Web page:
Q. How can scientists accurately date when stone tools were made, like those found at Lake Turkana in Kenya?
A. “An artifact like a tool made from flint is usually not dated directly but instead according to the age of the sediment layers it is found in,” said Dennis V. Kent, a research scientist at the Lamont-Doherty Earth Observatory of Columbia University.
Radiocarbon dating is widely used to date materials like charcoal from hearths and carbonate in snail shells, Dr. Kent said, but it is limited to about the last 50,000 years because of the short half-life of carbon 14. For older sediments, techniques include tephrochronology (involving potassium) and magnetostratigraphy (involving iron).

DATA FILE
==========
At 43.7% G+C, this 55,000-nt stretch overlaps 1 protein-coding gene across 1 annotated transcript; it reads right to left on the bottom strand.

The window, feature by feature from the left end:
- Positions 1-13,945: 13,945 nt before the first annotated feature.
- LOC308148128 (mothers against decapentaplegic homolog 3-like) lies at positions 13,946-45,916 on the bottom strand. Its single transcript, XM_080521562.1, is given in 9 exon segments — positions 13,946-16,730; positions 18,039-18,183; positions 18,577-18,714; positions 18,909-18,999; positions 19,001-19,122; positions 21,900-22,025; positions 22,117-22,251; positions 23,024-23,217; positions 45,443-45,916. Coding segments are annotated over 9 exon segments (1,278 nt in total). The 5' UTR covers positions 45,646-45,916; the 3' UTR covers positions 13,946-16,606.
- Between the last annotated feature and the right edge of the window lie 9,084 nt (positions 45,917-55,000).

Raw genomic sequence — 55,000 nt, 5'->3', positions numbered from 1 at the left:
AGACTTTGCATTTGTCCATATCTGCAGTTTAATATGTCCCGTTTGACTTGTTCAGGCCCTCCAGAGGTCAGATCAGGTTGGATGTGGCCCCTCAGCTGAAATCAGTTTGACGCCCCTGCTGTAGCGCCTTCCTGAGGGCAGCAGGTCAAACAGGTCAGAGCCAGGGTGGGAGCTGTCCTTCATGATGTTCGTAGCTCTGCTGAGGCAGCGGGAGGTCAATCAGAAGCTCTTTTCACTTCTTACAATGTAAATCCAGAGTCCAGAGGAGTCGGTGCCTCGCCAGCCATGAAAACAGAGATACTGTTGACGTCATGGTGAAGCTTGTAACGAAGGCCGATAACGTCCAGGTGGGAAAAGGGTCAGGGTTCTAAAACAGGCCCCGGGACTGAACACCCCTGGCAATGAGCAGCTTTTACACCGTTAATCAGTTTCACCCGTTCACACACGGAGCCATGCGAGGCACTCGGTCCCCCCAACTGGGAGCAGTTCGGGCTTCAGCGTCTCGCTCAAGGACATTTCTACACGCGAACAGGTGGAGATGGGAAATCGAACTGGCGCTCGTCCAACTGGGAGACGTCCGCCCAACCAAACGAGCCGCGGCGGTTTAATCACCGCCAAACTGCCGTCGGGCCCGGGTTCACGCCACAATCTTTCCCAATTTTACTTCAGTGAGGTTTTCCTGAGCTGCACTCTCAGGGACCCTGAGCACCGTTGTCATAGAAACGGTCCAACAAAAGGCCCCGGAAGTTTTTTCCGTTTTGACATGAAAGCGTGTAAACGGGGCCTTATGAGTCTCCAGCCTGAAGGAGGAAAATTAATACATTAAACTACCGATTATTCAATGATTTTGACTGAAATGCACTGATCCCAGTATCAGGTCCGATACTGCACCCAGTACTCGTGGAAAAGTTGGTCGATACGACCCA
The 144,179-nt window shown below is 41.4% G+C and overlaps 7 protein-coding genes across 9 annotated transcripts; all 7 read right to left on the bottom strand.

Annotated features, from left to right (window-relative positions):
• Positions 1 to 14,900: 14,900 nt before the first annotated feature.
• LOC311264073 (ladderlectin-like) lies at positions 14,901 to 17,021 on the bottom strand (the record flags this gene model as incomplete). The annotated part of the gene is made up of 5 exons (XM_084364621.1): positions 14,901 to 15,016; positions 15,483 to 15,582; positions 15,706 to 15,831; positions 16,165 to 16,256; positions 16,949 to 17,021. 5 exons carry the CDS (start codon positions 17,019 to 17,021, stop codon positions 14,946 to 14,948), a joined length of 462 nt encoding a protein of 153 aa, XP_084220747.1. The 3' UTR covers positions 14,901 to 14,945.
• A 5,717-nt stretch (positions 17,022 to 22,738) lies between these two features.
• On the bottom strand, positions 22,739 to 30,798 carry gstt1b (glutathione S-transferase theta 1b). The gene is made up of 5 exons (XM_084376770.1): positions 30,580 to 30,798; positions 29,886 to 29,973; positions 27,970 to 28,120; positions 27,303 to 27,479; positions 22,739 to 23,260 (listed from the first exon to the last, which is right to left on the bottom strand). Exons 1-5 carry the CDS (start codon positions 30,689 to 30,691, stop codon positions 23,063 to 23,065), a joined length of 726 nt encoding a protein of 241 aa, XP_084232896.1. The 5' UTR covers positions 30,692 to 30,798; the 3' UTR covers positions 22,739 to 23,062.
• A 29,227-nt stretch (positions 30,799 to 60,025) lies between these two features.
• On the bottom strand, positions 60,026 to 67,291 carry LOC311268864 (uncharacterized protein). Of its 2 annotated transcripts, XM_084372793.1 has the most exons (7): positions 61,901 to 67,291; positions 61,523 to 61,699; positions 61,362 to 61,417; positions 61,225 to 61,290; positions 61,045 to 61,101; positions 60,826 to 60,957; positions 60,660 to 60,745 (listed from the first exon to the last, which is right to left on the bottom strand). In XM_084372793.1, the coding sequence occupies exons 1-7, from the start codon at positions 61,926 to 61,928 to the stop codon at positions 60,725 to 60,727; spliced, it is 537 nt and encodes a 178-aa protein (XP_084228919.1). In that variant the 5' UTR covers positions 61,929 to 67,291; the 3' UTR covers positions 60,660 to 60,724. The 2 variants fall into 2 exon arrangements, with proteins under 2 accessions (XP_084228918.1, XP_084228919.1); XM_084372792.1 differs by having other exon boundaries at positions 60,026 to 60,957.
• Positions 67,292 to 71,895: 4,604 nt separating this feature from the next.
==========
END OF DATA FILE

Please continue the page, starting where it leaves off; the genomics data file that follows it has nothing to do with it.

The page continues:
In tephrochronology, layers of volcanic ash, tephra, often contain potassium-bearing minerals whose crystallization age can be determined, even going back billions of years. But the infrequency of volcanic eruptions may make it hard to date intervening sediments.
These sediments, however, are likely to contain traces of iron-bearing minerals like magnetite, which act like compasses. Their magnetic orientation is preserved when they are encased, and there has been a well-dated series of reversals of the earth’s magnetic polarity.
The sediment around the Turkana tools was deposited soon after a reversal that occurred 1.778 million years ago, Dr. Kent said, thus helping establish an estimated age for the tools: 1.76 million years.
Ray, C. Claiborne. 2011. "Dating Stone Tools". The New York Times. Posted: September 12, 2011. Available online: http://www.nytimes.com/2011/09/13/science/13qna.html?_r=1